Monday, 26 November 2018

The McCoys: "Hang On Sloopy" Tops The Pop Charts And Kickstarts Rick Derringer's Rock 'N' Roll Career!

The McCoys get ready to take off!
Cover photo from You Make Me Feel so Good 
(Bang Records, 1966)
Originally published in American Music Press (1992)

By Devorah Ostrov

Just out of high school and about to embark on a major tour with the Standells and the Rolling Stones, Rick Zehringer launched his group's debut LP with some cheesy introductions.

"Before we present our first album," the teenager says a little shyly, "I'd like to introduce the McCoys to those of you who don't already know us..."

Rick begins with the band's drummer, Randy Zehringer, who he thinks "is the very best drummer in the whole world." He explains, "Now, the reason I have to tell everyone that is because he's my brother, and when I don't say he's the best drummer in the world I get in an awful lot of trouble when we get home."

Hang on Sloopy (Bang Records, 1965)
Ronny Brandon is next up, but Rick is apparently struggling for an interesting titbit to share about the organist. "Now, he's the only member of the McCoys that doesn't live in the same town as the rest of us," he states and then a bit awkwardly adds, "And he does a real good job for us, too."

The "newest addition to the group," bassist Randy Hobbs is introduced next. "But he does a real good job for us also," remarks Rick. And he makes sure to point out that bassist Randy is "not the same as the Randy on the drums."

Finally, for the benefit of what they must have imagined to be a very young following, Rick announces, "The instrument I play is called the guitar." And he almost apologetically tacks on, "I try my best to play it."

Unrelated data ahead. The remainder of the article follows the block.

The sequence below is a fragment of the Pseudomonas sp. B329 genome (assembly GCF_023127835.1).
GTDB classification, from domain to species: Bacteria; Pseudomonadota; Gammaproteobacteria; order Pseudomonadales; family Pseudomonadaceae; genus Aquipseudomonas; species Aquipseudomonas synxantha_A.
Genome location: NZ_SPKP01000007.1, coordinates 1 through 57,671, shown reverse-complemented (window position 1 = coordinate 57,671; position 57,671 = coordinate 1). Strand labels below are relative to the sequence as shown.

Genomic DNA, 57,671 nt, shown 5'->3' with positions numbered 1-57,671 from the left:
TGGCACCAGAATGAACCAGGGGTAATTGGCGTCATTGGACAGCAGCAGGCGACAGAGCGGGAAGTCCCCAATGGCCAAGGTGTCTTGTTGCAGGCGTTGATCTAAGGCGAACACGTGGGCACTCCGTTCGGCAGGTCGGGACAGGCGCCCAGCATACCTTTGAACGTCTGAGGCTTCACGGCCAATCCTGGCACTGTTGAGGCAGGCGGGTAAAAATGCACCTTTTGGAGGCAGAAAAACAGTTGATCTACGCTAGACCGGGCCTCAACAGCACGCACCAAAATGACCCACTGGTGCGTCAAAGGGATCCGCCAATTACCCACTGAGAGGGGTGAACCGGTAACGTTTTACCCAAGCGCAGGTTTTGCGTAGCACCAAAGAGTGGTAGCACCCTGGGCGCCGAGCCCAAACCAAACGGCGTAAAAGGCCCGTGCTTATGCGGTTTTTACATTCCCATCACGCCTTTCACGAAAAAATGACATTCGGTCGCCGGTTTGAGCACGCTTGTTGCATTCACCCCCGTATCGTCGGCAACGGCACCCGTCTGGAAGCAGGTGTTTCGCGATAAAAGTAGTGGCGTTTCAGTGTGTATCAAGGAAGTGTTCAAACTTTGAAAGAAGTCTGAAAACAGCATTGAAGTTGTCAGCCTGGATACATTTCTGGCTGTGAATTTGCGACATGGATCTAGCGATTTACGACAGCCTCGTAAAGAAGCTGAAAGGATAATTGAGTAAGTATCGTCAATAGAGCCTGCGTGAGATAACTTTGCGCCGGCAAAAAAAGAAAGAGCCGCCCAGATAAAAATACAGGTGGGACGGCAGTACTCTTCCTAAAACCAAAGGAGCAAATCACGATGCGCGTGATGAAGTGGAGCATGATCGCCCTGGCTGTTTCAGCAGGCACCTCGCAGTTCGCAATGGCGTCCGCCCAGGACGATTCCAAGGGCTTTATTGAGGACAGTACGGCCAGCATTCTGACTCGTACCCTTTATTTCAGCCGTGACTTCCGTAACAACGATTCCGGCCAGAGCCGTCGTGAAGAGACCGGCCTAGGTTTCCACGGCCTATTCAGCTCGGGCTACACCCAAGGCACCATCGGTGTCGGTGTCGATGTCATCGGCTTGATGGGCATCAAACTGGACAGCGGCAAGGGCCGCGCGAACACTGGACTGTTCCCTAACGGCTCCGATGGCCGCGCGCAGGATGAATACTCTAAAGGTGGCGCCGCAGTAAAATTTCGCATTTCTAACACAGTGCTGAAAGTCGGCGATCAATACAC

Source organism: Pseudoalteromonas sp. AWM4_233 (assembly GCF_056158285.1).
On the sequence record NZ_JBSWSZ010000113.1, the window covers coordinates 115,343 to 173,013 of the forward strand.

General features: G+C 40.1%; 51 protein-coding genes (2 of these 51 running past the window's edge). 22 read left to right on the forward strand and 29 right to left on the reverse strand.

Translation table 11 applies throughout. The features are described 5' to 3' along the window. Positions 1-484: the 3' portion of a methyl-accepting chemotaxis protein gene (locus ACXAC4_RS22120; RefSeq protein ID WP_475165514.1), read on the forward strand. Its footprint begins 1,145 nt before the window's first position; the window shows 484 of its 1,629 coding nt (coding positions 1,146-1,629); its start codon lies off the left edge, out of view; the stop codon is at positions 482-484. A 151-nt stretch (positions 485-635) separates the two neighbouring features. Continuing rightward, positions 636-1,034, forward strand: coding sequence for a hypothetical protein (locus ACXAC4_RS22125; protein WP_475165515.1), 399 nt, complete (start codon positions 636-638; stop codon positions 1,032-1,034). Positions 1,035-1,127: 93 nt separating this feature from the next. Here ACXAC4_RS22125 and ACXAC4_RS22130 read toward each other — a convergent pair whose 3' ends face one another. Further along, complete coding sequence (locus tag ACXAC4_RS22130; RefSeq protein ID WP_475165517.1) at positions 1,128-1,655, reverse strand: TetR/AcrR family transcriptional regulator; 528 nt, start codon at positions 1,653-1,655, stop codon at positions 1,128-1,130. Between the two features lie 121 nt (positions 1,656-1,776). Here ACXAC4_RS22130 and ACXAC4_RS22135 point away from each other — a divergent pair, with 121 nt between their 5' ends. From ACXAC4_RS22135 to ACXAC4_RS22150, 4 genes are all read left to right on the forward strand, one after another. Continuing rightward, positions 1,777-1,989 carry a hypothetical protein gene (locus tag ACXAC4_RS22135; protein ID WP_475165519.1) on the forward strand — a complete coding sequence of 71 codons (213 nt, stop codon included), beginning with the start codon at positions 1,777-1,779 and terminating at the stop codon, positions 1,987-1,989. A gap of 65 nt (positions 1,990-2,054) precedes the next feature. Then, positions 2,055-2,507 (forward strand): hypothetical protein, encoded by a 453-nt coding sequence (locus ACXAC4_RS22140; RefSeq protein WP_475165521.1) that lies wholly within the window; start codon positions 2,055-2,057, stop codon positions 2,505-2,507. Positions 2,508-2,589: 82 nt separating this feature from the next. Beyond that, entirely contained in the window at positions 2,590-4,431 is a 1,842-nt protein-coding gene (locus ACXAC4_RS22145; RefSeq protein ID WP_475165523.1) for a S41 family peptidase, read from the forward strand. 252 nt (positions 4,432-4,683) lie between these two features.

It takes a full two-minutes to "Meet the McCoys" before Randy on the drums kicks into the group's 1965 worldwide smash hit "Hang on Sloopy." Rick would soon change his surname to Derringer, hook up with Johnny and Edgar Winter, write "Rock and Roll, Hoochie Koo," and become an international guitar hero. But it all began with the McCoys. (Actually, before they became the McCoys they called themselves the Rick Z Combo and had a fling with the moniker Rick and the Raiders.)

* * *

The Rolling Stones, the McCoys and
the Standells - June 28, 1966 at the
 Buffalo Memorial Auditorium
Fourteen-year-old Rick had already been playing the guitar for five years, and his 12-year-old brother Randy had been drumming for four, when the Zehringer family moved from Fort Recovery, Ohio to Union City, Indiana in 1962.

"I started playing the year Elvis became famous," Rick recalled during an afternoon soundcheck at Nightbreak, where later that night he debuted some fiery new material. "So, I was in awe of that kind of rock 'n' roll. And my uncle played guitar. He played a lot of country music, so I listened to a lot of that. I listened to anybody that played guitar. I watched The Lawrence Welk Show just because he had a great guitar player in those days. And Ozzie and Harriet because Rick Nelson's band had a great guitar player."

The Zehringer's new next door neighbor, 15-year-old Dennis Kelly, expressed a desire to play the bass. So, with Randy on drums and Rick assuming the group's leadership on guitar and vocals, the trio began rehearsing. "I'm  a Leo," he muses. "I guess that automatically made me the leader. I was always telling them what to do."

According to Rick, the first song they learned to play was an instrumental by the Ventures called "The McCoy" (from their 1960 LP Walk, Don't Run). "We decided that if we called ourselves the McCoys we would also, coincidentally, have a theme song. It was the only song we knew, but it was our theme song!"

Magazine clipping about the McCoys being named Teen-age Heart Ambassadors 
by the American Heart Association. What's their favorite food? asks the reporter.